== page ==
Whoever came up with the expression "big things come in small packages" probably had almonds in mind. Almonds are packed with healthy monounsaturated fats, contain fiber, magnesium, protein and an entire serving of calcium in only seven nuts. Clinical trials have shown that eating almonds can help lower LDL cholesterol, fight inflammation, lower blood pressure and help with weight loss when substituted for complex carbohydrates. For those suffering from Type 2 diabetes, almonds have a neutral effect on blood glucose levels and serum lipid profiles. In one study, people with diabetes ate almonds for two weeks and had less inflammation and oxidative stress than on a cholesterol-lowering diet. And the best thing about almonds? They're extremely portable and are probably the healthiest choice you can find in a convenience store.



If you're feeling tired all the time, it could be from the battle taking place between your body, inflammation and oxidative stress. A recent study from Emory University and the Centers for Disease Control and Prevention demonstrated that people suffering from fatigue often have elevated inflammation levels. I consider broccoli the most vegetable-y of vegetables because they embody everything that is good in the world. Broccoli contains potent anti-inflammatory and antioxidant compounds called glucosinolates, which have been shown to fight cancer cell growth. Along with its cruciferous cousins, like kale, cabbage, collards, bok choy, mustard greens, kohlrabi, Brussels sprouts and watercress, broccoli contains plenty of vitamin C, lutein and beta-carotene to help reduce free-radical damage. Its fiber content promotes healthy gut flora and ensures a nice, pink colon free of inflammation. But make sure to eat it raw, steamed or lightly stir-fried. Boiling broccoli reduces its nutrient content by up to 30% after five minutes, and half of them are gone after 10.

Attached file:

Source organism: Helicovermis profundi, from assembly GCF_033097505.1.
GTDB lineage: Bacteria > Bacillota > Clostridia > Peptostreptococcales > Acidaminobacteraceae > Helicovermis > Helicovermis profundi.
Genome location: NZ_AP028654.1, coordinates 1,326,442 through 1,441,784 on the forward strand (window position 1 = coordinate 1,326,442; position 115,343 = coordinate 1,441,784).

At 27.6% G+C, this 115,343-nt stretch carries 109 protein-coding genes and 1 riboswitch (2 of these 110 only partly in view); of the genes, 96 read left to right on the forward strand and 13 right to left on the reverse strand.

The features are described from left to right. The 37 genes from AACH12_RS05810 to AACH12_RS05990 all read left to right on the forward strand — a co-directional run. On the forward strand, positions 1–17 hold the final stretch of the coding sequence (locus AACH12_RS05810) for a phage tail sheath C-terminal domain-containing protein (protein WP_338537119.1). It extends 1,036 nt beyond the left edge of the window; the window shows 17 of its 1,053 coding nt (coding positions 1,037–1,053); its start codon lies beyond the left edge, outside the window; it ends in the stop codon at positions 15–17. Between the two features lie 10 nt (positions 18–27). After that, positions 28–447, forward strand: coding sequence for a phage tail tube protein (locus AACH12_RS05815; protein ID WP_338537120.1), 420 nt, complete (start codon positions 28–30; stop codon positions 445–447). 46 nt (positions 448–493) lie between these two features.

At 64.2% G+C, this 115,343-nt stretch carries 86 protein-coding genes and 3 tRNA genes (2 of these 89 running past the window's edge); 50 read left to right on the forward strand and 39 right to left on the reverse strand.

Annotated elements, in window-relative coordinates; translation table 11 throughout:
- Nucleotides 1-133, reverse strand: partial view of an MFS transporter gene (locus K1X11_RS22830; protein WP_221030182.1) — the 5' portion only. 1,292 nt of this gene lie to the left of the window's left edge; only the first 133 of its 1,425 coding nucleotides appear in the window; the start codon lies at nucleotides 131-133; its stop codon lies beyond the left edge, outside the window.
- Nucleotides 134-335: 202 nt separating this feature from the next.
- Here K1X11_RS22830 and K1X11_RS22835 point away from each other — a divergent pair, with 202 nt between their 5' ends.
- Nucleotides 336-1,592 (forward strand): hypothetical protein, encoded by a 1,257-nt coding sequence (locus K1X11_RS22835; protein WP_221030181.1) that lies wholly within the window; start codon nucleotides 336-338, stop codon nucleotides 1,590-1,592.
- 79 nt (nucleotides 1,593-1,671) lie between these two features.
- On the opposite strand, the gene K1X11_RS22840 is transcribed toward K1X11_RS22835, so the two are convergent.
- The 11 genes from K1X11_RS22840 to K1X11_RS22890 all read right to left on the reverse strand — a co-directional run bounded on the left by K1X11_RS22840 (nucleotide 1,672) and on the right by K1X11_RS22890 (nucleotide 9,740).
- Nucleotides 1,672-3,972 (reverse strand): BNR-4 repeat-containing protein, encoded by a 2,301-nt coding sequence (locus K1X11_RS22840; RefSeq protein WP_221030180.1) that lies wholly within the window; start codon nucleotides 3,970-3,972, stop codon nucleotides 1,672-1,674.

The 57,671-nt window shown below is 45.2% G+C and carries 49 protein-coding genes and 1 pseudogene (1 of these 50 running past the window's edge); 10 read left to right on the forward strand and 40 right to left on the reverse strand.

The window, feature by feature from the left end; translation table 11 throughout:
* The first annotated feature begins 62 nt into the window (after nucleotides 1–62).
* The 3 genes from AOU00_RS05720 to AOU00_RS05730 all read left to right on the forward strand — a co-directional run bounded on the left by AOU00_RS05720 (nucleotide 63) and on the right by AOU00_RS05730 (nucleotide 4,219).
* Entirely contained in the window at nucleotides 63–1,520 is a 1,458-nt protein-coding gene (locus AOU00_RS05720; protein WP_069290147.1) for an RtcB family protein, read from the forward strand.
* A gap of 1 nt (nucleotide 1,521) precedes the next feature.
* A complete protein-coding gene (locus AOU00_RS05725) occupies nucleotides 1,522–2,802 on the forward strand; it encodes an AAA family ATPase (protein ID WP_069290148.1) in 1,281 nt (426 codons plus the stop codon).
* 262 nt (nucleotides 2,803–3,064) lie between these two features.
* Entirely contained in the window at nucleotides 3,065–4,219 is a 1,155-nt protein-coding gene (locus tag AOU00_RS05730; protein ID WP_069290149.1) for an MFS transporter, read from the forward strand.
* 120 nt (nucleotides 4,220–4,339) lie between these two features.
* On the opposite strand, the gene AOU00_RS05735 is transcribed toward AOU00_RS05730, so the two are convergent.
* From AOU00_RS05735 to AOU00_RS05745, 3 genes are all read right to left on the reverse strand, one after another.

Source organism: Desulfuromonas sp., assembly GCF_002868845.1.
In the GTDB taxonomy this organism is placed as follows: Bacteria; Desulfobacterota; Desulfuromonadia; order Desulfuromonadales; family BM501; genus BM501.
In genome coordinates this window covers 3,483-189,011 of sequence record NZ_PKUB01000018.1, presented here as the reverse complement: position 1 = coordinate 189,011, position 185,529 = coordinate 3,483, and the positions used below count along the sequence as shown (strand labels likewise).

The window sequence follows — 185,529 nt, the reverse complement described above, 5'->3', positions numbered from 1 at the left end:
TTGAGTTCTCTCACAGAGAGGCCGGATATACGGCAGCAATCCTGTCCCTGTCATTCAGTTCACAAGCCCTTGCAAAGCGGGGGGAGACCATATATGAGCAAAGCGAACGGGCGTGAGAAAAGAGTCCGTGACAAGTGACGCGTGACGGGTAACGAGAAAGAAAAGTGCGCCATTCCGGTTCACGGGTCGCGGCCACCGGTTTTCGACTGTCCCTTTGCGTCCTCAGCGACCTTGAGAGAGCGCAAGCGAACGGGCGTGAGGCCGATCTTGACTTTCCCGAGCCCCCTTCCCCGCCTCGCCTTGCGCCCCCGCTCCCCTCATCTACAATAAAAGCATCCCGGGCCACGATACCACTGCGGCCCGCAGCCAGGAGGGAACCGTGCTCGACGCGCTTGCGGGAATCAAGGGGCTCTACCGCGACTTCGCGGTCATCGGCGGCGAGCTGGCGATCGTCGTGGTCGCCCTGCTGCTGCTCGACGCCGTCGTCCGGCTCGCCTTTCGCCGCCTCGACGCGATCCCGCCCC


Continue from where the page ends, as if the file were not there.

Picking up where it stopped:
"I'm strong to the finish 'cause I eats me spinach" makes tons of sense when you look at the nutrients in this leafy green. Although it has a reputation as a good source of iron, most of it is poorly absorbed and unavailable. Popeye actually revealed once that the secret of his strength came from the vitamin A content of spinach, not iron. Spinach is also an excellent source of B-vitamin folate, an essential nutrient that plays a huge role in reducing homocysteine levels. A study published in the journal Neurology found that 50% of people with chronic fatigue syndrome were deficient in folate and consequently had higher levels of homocysteine. This causes increased systemic inflammation and elevates the risk of heart disease. In spinach, folate is backed up by more than a dozen different anti-inflammatory flavonoid compounds and is also packed with magnesium, selenium, vitamin C, zinc, niacin and riboflavin. Less inflammation means less stress, and that means less fatigue.


Sweet Potato

Low blood sugar is a very common cause of low energy levels. While this can be overcome with a quick sugar fix like candy or soda, your symptoms will return in an hour or two. Continue this cycle and you’ll feel utterly exhausted by the end of the day. Low blood sugar typically occurs around 10:00 a.m., 2:00 p.m. and between 3:00 and 4:00 p.m. The best thing you can do is stay away from refined carbs. If you scoff down a bowl of spaghetti at lunch, expect an energy slump and a nap in the afternoon. The carbs in sweet potatoes are mostly complex carbs that are absorbed slowly and don't cause sudden spikes in blood sugar. In some Pacific and Southeast Asian countries, sweet potatoes are used as a traditional remedy to treat Type 2 diabetes. As a bonus, sweet potatoes are rich in antioxidant beta-carotene, which gives them their deep orange-yellow color. They’re also great sources of fiber, vitamin B6, vitamins C and E, folate and potassium. In 1992, the Center for Science in the Public Interest compared the nutritional value of sweet potatoes to other vegetables. Considering its fiber, complex carb, protein, vitamins A and C, iron and calcium content, sweet potato ranked No. 1 in nutritional value. Time to ditch the bread and switch to sweet potatoes as your go-to carb source.